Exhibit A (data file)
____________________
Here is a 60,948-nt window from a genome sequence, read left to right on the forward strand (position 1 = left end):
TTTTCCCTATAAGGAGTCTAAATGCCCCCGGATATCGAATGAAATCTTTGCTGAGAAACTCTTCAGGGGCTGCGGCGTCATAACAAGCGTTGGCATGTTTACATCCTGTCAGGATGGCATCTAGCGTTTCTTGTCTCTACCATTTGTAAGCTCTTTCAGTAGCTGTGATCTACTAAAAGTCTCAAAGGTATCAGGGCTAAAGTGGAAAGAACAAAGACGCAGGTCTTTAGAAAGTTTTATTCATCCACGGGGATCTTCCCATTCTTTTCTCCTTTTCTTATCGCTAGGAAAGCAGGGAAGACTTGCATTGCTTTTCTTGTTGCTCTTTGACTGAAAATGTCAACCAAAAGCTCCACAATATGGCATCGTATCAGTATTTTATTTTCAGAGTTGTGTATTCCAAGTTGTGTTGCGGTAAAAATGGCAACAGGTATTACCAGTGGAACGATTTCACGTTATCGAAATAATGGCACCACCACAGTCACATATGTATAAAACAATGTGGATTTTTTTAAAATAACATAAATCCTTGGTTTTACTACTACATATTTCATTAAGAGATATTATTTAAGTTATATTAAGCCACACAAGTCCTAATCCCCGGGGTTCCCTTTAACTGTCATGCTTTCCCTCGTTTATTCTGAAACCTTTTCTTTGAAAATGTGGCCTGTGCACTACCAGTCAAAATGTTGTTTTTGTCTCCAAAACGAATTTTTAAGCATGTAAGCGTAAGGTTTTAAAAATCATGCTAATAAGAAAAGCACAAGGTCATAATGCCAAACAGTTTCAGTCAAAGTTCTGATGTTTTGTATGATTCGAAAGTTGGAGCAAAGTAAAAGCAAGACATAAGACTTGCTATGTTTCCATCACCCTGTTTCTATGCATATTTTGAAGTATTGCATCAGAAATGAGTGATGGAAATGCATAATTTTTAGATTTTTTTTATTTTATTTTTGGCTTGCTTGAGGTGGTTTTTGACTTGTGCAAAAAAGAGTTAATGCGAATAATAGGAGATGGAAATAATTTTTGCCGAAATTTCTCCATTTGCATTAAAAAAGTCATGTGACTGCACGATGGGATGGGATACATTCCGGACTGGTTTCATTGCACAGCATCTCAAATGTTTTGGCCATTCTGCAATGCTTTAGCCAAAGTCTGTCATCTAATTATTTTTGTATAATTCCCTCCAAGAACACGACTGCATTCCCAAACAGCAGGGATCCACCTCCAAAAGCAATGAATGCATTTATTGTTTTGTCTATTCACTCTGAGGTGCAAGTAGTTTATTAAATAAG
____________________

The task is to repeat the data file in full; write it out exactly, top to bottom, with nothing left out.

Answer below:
Here is a 60,948-nt window from a genome sequence, read left to right on the forward strand (position 1 = left end):
TTTTCCCTATAAGGAGTCTAAATGCCCCCGGATATCGAATGAAATCTTTGCTGAGAAACTCTTCAGGGGCTGCGGCGTCATAACAAGCGTTGGCATGTTTACATCCTGTCAGGATGGCATCTAGCGTTTCTTGTCTCTACCATTTGTAAGCTCTTTCAGTAGCTGTGATCTACTAAAAGTCTCAAAGGTATCAGGGCTAAAGTGGAAAGAACAAAGACGCAGGTCTTTAGAAAGTTTTATTCATCCACGGGGATCTTCCCATTCTTTTCTCCTTTTCTTATCGCTAGGAAAGCAGGGAAGACTTGCATTGCTTTTCTTGTTGCTCTTTGACTGAAAATGTCAACCAAAAGCTCCACAATATGGCATCGTATCAGTATTTTATTTTCAGAGTTGTGTATTCCAAGTTGTGTTGCGGTAAAAATGGCAACAGGTATTACCAGTGGAACGATTTCACGTTATCGAAATAATGGCACCACCACAGTCACATATGTATAAAACAATGTGGATTTTTTTAAAATAACATAAATCCTTGGTTTTACTACTACATATTTCATTAAGAGATATTATTTAAGTTATATTAAGCCACACAAGTCCTAATCCCCGGGGTTCCCTTTAACTGTCATGCTTTCCCTCGTTTATTCTGAAACCTTTTCTTTGAAAATGTGGCCTGTGCACTACCAGTCAAAATGTTGTTTTTGTCTCCAAAACGAATTTTTAAGCATGTAAGCGTAAGGTTTTAAAAATCATGCTAATAAGAAAAGCACAAGGTCATAATGCCAAACAGTTTCAGTCAAAGTTCTGATGTTTTGTATGATTCGAAAGTTGGAGCAAAGTAAAAGCAAGACATAAGACTTGCTATGTTTCCATCACCCTGTTTCTATGCATATTTTGAAGTATTGCATCAGAAATGAGTGATGGAAATGCATAATTTTTAGATTTTTTTTATTTTATTTTTGGCTTGCTTGAGGTGGTTTTTGACTTGTGCAAAAAAGAGTTAATGCGAATAATAGGAGATGGAAATAATTTTTGCCGAAATTTCTCCATTTGCATTAAAAAAGTCATGTGACTGCACGATGGGATGGGATACATTCCGGACTGGTTTCATTGCACAGCATCTCAAATGTTTTGGCCATTCTGCAATGCTTTAGCCAAAGTCTGTCATCTAATTATTTTTGTATAATTCCCTCCAAGAACACGACTGCATTCCCAAACAGCAGGGATCCACCTCCAAAAGCAATGAATGCATTTATTGTTTTGTCTATTCACTCTGAGGTGCAAGTAGTTTATTAAATAAG